10 Minutes with . . .Frederick “Fritz” Upham

by Kim Plummer Krull

Over the next four years, our nation will observe the sesquicentennial of the Civil War. While many Americans have ancestors who lived during that epic struggle, Frederick “Fritz” M. Upham is one of a dwindling few who can say, “My father fought in the Civil War.”

At age 90, this witty former geological consultant uses a walker but still drives to worship at St. John’s Lutheran Church, Fort Collins, Colo. Rev. Ron Nickel, pastoral assistant, says he was “blown away” when he learned that his parishioner’s father, William Henry Upham (May 3, 1841–July 2, 1924) was wounded at the first Battle of Bull Run—his family believed he was killed and held a premature funeral—met both President Abraham Lincoln and former Confederacy President Jefferson Davis, served as Wisconsin governor, remarried at age 73 and became the biological father of Fritz Upham at 80.

Like his dad, Fritz Upham is a military veteran who served in World War II as a flight instructor with the U.S. Army Air Corps and later as a second-class seaman with the U.S. Navy. His family is one of eight profiled in Civil War Fathers, Sons of the Civil War in WWII (Vandamere Press, 2007) by Tim Pletkovich. “Fritz is a remarkable man, an important and vibrant member of our congregation,” says Nickel. “His story and link to American history is amazing.” The following is an edited Lutheran Witness (LW) interview with Upham (FMU).

LW: About 100 children of Union and Confederate veterans are still alive, according to USA Today. What memories do you have of your father?

FMU: My memories are not as clear as my brother’s, who was five years older. [Upham’s brother, William H. Upham Jr., died in 2009.] My brother told me stories that my dad related, including that he was severely shot through the neck and shoulder in the Battle of Bull Run [in 1861]. My brother said my dad told us he lay on the battlefield for three days with no medical attention. He was captured by the Confederates and held as a prisoner of war in Libby Prison in Richmond, Va.

LW: I understand that your father’s family was told their son died in battle and held his funeral in his hometown of Racine, Wis. But that’s not the end of your father’s unique story.

FMU: The real unusual part is that my father associated with both Jefferson Davis and Abraham Lincoln. What are the chances of that? After he was released in a prisoner-of-war exchange [in 1862], my father was sent to Washington, D.C., where he met [President] Lincoln. Lincoln appointed him to West Point. After his graduation [in 1866], he served in the Army and was assigned to guard Jefferson Davis [when the former Confederacy president was imprisoned at Fort Monroe, Va.]. The only thing separating them was a blanket [hanging from a grated door], and they would talk until way after midnight and play checkers.

LW: I understand your late wife, Jean, was the daughter of an LCMS pastor who influenced your faith life.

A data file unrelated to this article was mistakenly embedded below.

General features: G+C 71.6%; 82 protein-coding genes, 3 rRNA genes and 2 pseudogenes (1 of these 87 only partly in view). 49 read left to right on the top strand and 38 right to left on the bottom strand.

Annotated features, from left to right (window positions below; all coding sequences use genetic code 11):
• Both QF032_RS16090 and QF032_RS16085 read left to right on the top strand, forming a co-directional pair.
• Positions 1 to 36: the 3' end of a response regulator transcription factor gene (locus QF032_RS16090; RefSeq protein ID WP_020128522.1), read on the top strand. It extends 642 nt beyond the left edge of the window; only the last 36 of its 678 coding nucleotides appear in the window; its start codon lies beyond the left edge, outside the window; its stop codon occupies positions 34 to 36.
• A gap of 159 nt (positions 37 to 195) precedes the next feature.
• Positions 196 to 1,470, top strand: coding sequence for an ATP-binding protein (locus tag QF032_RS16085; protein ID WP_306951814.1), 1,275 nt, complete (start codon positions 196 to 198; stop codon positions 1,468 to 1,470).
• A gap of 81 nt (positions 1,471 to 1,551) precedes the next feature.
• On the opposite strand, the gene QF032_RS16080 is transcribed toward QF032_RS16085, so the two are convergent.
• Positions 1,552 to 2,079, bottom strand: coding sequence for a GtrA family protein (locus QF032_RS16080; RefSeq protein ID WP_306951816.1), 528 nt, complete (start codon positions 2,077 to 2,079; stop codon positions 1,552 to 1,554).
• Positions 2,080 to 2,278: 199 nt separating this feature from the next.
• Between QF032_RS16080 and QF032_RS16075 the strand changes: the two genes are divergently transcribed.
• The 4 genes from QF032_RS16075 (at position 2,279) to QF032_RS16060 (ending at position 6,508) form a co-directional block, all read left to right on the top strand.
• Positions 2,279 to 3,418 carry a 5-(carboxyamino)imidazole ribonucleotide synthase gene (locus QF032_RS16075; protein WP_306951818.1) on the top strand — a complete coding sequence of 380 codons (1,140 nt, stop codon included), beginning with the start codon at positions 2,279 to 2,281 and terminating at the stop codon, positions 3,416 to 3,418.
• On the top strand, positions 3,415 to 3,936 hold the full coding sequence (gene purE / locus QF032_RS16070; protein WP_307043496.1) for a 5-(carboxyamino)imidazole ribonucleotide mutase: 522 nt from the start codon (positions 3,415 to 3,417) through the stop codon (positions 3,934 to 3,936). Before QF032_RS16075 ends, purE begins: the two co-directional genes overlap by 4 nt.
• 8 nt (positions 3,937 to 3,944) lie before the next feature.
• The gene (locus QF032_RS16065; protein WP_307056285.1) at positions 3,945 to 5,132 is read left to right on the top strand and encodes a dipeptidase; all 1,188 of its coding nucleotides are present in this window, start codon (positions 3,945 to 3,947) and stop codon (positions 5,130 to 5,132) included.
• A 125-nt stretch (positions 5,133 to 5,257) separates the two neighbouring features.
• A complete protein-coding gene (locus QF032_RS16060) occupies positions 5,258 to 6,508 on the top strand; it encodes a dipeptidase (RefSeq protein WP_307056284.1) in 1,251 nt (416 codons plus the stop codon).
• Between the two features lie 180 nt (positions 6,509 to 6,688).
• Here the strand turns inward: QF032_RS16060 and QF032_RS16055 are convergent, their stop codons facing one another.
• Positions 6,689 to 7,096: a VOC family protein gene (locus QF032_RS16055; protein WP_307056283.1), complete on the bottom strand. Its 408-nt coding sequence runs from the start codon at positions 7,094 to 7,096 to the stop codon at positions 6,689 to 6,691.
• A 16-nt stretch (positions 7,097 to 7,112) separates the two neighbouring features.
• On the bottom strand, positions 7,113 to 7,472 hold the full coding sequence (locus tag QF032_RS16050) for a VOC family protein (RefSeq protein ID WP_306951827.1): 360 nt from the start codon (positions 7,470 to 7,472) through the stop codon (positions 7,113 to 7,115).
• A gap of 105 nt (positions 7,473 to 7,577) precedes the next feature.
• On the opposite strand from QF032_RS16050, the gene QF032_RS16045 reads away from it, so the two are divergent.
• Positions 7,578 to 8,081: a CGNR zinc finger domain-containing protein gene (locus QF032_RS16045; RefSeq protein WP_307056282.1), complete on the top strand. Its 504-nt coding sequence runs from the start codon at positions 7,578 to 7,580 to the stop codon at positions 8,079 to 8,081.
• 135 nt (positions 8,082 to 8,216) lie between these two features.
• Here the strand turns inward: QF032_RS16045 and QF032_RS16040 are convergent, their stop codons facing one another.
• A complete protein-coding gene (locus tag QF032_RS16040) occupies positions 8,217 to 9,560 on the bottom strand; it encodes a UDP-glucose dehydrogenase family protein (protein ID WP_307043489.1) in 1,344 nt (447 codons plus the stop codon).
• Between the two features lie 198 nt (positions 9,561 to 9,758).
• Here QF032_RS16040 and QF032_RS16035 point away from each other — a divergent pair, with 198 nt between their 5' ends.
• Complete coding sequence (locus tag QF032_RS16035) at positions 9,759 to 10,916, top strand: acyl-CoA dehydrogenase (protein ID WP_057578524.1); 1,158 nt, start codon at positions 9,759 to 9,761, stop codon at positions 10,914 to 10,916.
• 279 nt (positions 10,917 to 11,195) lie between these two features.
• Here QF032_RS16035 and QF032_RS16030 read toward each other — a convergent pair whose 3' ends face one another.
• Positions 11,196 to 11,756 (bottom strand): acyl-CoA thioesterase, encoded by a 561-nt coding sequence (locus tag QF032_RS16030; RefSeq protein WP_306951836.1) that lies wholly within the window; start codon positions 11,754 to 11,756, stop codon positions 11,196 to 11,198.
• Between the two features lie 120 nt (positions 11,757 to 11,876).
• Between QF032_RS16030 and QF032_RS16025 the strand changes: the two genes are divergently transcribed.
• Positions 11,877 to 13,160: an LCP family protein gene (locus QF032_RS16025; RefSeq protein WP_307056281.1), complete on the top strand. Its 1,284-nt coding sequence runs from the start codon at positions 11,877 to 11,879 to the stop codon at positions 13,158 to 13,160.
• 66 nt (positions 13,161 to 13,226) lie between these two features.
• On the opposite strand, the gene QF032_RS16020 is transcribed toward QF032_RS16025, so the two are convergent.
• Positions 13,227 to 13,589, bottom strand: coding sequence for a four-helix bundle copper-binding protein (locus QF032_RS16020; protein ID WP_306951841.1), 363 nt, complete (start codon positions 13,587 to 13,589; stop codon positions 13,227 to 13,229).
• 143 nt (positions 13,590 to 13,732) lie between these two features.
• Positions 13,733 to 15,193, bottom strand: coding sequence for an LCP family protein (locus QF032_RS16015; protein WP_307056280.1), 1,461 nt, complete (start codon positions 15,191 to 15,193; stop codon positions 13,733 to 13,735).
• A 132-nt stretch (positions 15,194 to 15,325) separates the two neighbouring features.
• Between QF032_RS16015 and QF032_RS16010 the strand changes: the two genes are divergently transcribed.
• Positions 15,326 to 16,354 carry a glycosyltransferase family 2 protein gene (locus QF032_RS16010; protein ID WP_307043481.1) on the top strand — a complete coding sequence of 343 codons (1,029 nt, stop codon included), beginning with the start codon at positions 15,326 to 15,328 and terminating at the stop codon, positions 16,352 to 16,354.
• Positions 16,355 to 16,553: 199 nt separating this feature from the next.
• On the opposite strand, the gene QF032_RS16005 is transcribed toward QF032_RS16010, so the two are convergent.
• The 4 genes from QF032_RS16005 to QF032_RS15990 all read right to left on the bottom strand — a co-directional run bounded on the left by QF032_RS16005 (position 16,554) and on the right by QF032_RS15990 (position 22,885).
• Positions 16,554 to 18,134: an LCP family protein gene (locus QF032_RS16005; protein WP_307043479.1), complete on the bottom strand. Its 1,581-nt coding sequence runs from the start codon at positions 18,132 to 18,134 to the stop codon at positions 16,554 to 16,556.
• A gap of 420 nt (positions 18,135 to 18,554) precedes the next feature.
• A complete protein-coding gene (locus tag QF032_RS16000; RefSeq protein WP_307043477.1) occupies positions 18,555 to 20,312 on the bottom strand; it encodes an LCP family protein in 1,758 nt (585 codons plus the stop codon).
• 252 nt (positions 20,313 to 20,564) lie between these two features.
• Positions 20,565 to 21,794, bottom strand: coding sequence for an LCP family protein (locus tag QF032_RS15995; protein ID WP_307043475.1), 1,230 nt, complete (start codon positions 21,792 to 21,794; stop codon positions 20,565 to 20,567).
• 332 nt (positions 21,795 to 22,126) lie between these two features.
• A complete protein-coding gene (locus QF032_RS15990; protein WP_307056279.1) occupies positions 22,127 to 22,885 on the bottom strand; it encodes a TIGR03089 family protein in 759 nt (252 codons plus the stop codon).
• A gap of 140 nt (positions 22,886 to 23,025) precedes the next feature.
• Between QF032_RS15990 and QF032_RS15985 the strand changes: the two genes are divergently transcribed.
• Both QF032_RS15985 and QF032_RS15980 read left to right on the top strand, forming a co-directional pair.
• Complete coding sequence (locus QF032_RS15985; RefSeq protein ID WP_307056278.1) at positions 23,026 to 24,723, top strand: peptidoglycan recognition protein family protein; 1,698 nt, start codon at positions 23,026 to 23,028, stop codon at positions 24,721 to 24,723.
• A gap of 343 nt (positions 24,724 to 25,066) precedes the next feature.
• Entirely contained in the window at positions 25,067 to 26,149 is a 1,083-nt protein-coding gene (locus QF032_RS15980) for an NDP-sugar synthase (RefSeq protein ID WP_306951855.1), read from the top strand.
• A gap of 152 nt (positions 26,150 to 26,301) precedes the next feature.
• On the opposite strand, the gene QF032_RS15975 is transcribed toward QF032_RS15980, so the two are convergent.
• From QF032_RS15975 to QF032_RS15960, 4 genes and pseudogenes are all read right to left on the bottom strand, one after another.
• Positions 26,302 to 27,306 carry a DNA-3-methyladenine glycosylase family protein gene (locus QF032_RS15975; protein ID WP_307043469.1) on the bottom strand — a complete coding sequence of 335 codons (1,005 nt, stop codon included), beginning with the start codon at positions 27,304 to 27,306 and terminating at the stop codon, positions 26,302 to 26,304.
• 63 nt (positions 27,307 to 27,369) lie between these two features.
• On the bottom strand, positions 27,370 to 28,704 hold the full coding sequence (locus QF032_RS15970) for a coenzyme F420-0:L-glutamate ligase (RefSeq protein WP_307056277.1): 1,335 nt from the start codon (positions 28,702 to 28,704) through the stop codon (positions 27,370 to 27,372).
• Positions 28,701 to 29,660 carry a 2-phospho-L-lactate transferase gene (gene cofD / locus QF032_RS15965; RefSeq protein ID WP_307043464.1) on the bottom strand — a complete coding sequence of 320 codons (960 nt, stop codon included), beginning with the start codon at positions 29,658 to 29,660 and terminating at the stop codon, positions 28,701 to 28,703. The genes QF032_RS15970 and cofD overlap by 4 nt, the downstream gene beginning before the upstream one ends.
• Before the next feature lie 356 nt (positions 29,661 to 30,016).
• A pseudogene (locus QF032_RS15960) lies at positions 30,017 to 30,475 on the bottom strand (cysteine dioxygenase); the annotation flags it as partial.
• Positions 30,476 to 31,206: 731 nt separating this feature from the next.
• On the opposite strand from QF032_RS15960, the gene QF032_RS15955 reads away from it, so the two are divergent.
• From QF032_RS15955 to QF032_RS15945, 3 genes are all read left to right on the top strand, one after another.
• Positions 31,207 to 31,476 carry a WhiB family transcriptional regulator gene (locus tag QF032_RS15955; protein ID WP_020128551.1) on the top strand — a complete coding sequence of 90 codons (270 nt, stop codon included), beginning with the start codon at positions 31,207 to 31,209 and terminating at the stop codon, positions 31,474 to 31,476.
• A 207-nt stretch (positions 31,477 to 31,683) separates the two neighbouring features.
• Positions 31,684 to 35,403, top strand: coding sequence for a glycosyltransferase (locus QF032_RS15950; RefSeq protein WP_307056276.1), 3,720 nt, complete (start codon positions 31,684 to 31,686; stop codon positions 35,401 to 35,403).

FMU: Jean [a former high-school classmate in Marshfield, Wis.] and I got married in 1945. Although I was brought up Presbyterian, because my father-in-law [Rev. Gustav M. Krueger] was a Lutheran pastor, everyone thought it best that I become a Lutheran too. I had the world’s fastest training in Lutheran background! Rev. Krueger and his family were very strong Lutherans. He was a big influence on my life.

LW: Pastor Nickel tells me you regularly drive to church. Why is worship important to you?

FMU: I don’t want to be a member unless I can participate. I always believed very strongly in God, and it’s important to keep going [to church]. I’m real thankful I can get out of bed on Sunday and drive myself, although I don’t drive at night.

LW:  Do you have a favorite Scripture or Bible story?

FMU:  Just yesterday I was reading a chapter in John. I like Bible stories because they are very to the point. All the verses quoting Jesus are very objective, very straightforward. I like reading Matthew, Mark, Luke and John. I don’t think I’m sophisticated enough to read Revelations and get it.

LW: Do you have any special plans to commemorate the 150th anniversary of the Civil War?

FMU:  No special plans. Before my brother passed away, he said we have to get a good place on [the television show] “Good Morning, America” [because of their father’s Civil War connection]. I said, “Are you crazy? We should be in a big bottle of formaldehyde, sitting on a medical school shelf!” I do hope the memorials and commemorations observing the Civil War fully express the tremendous sacrifices of both civilians and the military in both the Northern and the Southern states. My dad gave his own personal sacrifice when he was severely wounded. I am proud to be his son, as was my brother. And I am thankful that the Lord has given me 90 years of life.

The Book: Civil War Fathers

Sons of the Civil War in World War II | Edited by Tim Pletkovich
288 pages, 6×9 | Illustrated | Vandemere Press

Civil War Fathers is the amazing story of eight American families whose fathers fought in the Civil War and sons fought in World War II. It evolved from an interview project involving middle school children in Peoria, Illinois, into an amazing book encompassing almost 100 years of American history in two generations.

Based on interviews with the surviving WWII veterans, this absorbing book views the Civil War through the eyes of children listening to their father’s stories, and World War II through the eyes of the same children as grown-up participants.  It encompasses the broad span of social, cultural, and economic change over nine decades, and presents a rich and vibrant tapestry of often over­looked history.

> The Civil War lasted from 1861–1865.

About the Author: Kim Plummer Krull (kimkrull@sbcglobal.net) is a member of St. Paul’s Lutheran Church, Des Peres, Mo.

August 2011

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